An ethereal haze blanketed much of the country’s northeast this week as wildfires in Canada poured smoke into the United States. The smoke led to poor visibility and striking views in major metro areas, including New York City.
Wildfires in Quebec and Nova Scotia sparked a large wave of smoke that covered much of New York and New England. The issue was made worse by a unique weather pattern that brought the soot into the United States.
The smoke is not expected to let up soon. There will likely be ongoing smoke and haze issues for the remainder of this week. Currently, there are at least 250 fires burning in Quebec.
The fires have displaced 20,000 Canadians.
Right over the Quebec border in Canada’s capital Ottawa, the haze level reached similar highs as in the U.S.
A number of Big Apple landmarks were shown in contrast by the ongoing haze, including the Statute of Liberty and the Empire State Building. Visibility in the city was reduced to a minimum, even during the day.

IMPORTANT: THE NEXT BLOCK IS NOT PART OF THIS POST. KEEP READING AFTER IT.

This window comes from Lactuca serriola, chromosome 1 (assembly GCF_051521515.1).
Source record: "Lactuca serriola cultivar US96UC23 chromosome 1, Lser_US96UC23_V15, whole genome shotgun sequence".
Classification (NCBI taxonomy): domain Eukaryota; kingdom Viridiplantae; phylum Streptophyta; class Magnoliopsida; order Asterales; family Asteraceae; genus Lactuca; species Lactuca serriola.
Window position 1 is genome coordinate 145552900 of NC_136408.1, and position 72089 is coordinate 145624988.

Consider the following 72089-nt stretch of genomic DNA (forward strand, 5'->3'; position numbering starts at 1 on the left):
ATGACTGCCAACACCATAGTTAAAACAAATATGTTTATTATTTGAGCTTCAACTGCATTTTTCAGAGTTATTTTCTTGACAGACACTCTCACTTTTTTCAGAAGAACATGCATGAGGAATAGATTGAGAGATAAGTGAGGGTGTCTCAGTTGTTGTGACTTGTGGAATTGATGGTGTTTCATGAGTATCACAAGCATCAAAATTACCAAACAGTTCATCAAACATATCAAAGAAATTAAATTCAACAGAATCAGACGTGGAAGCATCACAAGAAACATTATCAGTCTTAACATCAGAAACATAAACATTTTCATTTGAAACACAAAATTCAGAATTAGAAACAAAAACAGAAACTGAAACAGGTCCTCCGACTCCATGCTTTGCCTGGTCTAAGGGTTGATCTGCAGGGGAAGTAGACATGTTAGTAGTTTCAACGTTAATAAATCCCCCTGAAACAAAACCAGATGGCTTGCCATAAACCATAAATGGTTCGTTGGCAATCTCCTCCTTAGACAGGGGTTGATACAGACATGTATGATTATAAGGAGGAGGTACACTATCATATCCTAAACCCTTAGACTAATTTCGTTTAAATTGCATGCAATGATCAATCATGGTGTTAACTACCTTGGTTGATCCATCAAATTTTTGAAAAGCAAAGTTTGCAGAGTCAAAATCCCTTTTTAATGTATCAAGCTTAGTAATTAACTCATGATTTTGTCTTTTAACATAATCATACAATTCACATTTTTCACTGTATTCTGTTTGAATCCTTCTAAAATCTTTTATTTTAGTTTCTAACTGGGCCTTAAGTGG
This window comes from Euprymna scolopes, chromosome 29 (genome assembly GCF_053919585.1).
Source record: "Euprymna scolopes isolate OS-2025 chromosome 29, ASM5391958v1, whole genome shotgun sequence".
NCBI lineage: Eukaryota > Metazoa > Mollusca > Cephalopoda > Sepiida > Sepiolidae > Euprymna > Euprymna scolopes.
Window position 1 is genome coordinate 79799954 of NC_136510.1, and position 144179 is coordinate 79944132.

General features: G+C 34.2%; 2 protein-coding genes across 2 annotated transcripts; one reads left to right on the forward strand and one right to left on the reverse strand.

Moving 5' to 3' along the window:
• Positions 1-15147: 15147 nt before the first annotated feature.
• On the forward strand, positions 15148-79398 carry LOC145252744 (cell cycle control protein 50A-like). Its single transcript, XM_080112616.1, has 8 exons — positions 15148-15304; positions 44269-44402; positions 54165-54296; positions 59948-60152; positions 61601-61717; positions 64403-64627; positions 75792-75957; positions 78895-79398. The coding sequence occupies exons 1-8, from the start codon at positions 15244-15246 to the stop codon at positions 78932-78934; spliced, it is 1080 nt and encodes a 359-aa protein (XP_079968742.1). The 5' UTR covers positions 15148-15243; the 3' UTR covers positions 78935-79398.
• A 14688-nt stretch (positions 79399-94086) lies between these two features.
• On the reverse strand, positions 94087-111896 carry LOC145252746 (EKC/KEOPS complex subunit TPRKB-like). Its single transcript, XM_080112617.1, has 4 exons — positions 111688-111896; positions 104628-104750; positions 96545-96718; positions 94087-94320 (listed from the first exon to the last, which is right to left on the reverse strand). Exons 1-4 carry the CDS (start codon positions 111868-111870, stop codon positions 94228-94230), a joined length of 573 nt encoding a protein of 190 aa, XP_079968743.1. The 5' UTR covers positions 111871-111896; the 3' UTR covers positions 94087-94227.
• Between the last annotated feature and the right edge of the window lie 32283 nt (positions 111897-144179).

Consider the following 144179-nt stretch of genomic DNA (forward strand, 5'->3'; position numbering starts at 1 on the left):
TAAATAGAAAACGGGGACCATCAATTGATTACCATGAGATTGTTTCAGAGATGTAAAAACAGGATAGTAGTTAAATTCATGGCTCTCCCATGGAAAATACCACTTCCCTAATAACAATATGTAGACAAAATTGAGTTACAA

Not only did the smoke cause dramatic photographs of national landmarks, but it led to a number of closures, including a planned game between the New York Yankees and the Chicago White Sox.
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State and city officials urged people to stay indoors. New York City Mayor Eric Adams (D) urged people not to go outside unless necessary.
New York Gov. Kathy Hochul (D) wrote on Twitter for people to “take steps to stay safe.”
“Stay indoors if possible and limit strenuous activities,” she said.
The entire state is under a health advisory due to air quality except for the mountainous Adirondack region.
All planes at New York’s LaGuardia airport were grounded Wednesday.
A number of school activities were canceled due to the ongoing haze.
The National Weather Service set air quality alerts for much of the eastern part of the country. Furthermore, states far from Quebec and Nova Scotia, including South Carolina and Kansas, issued their own air quality warnings due to the ongoing issue.